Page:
A referral to the school may be made at any point to determine if a student is eligible for an IEP. The school may recommend an evaluation, or a parent or guardian may indicate a need for evaluation. It is always best to do this in writing. Once the request is made, a PTE is sent home to the child’s legal guardian. A PTE is the Permission to Evaluate form and must be completed and sent back to the school before formal testing begins.


Evaluation and Eligibility


Once the PTE has been returned to the school, the school has 60 days to evaluate your child and determine eligibility. Federal law gives schools 60 days to complete their evaluation. However, some states offer schools as few as 30 days to evaluate. It is essential to check with your state to determine what the timelines are for your state. 


IEP Meeting


Once your child has been evaluated and it has been determined that your child requires an IEP, the school has 30 days to form an IEP specific to your child. At this point, an IEP meeting will be set up to discuss what that looks like moving forward. It is important to know that a parent Is an equal member of an IEP team, and your suggestions and observations are of equal value when determining how the IEP will support your child’s needs. It is always a good idea to have someone with you who can take notes so that you can focus on the discussions that are being brought up at the table. If you have any questions during this time, never be afraid to ask. Teachers and administrators are happy to explain anything that might not make sense to you. There are many educational acronyms that can be overwhelming in the beginning. 


IEP Plan Development


When the team comes together, they will discuss the findings of your child’s evaluation as well as their plan and suggestions to address any deficits or obstacles to learning. You may wish to bring your own notes so that if you have any concerns, you can ensure they are addressed. There is a section in the IEP that is labeled parent concerns, and it is a good idea to have this filled out. An IEP is a legal document, so having your concerns in writing makes them more likely to be addressed.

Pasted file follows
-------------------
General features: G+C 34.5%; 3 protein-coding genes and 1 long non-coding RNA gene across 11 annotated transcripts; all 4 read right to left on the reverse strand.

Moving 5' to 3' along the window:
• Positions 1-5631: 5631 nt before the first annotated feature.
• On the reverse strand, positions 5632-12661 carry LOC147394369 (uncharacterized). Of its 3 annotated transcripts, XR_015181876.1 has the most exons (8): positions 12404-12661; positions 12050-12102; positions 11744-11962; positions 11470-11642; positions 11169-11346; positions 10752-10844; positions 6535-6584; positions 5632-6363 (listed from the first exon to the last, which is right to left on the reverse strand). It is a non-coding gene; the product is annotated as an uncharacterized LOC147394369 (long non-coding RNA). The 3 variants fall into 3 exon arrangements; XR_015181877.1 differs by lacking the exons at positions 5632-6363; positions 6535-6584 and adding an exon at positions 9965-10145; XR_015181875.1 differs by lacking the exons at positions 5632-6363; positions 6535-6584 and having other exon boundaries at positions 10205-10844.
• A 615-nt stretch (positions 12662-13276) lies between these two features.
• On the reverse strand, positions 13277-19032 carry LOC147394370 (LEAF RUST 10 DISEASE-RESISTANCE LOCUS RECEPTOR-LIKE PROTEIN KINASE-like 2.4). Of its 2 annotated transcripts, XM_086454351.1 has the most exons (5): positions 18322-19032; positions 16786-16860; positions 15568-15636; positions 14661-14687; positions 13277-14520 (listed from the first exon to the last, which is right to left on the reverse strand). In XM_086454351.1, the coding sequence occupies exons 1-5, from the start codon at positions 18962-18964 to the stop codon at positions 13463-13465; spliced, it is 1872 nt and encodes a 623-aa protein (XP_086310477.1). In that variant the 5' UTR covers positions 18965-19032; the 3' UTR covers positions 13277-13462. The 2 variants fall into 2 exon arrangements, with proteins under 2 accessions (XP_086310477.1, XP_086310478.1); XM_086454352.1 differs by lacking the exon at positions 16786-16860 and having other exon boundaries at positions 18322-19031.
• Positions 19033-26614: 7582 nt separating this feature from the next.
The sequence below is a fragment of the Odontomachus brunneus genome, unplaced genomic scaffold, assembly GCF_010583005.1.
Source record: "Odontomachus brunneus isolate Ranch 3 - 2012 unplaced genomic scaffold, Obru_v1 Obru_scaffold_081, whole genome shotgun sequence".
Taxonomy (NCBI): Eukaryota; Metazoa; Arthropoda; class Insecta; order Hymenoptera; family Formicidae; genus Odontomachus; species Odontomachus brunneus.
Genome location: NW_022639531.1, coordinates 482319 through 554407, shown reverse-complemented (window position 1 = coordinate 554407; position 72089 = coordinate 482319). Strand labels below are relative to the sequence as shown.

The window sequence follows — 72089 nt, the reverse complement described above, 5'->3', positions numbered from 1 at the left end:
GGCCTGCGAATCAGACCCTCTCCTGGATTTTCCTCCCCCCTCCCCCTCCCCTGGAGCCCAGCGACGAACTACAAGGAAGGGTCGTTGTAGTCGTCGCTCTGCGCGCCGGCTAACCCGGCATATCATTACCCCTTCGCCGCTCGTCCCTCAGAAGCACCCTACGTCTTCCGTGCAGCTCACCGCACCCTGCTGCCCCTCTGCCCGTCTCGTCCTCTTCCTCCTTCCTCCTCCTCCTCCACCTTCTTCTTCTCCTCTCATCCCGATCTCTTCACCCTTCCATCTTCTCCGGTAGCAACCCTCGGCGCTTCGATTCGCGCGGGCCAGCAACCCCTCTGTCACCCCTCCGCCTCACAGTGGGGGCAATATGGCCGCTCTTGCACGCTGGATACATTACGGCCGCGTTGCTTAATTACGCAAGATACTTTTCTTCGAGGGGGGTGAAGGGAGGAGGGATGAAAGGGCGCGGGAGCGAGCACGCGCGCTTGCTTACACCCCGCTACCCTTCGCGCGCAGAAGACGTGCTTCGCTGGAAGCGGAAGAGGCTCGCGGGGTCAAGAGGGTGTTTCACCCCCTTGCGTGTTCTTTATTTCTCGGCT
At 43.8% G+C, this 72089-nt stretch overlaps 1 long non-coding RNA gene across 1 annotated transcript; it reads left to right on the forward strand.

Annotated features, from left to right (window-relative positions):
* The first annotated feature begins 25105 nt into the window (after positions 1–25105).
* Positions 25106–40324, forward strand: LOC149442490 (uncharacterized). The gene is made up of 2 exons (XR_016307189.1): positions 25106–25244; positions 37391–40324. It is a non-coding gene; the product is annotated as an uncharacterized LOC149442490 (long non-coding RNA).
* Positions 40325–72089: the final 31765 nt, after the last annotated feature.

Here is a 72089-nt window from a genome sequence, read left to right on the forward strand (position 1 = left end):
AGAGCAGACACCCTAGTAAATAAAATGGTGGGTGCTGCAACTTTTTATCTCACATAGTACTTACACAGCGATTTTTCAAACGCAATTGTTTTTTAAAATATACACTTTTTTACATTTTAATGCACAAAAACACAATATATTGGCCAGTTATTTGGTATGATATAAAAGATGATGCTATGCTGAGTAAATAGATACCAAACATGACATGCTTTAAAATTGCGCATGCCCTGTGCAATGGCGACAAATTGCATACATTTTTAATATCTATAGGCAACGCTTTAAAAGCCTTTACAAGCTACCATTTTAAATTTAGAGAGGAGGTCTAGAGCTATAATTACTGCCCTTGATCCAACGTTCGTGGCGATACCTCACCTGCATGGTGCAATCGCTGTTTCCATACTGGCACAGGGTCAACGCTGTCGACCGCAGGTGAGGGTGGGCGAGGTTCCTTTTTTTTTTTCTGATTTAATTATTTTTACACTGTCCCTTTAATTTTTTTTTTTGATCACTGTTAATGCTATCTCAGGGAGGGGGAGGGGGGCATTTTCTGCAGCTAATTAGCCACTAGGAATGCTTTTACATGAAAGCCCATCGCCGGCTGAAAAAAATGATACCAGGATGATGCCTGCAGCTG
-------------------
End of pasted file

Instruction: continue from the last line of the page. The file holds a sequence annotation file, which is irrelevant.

IEP Implementation


Once you have received an evaluation and your child has been determined eligible for an IEP, you will meet with your IEP team. Your team will consist of a special education teacher, a regular education teacher, the school district, or a Local Education Agency (LEA) representative. This will usually be a principal or a vice principal, someone able to make decisions for the school. The IEP team will also have any related services representatives present, such as an occupational therapist, speech and language person, and the child’s parents or legal guardians. You may also have anyone that you feel is important to include. After the team meets and a plan is discussed, you will receive a Notice of Recommended Educational Placement (NOREP). It is sometimes referred to as Prior Written Notice. Once you receive this, you can either agree with the plan or disagree with part or all, and there is a place to indicate either. Once you indicate whether you agree with the Educational Placement, you will sign the NOREP. You must sign the NOREP so that the IEP can begin being implemented. Without a signature on the NOREP, the initial IEP cannot start. Once the IEP is implemented, you may reach out to your team at any time to discuss possible adjustments to the IEP.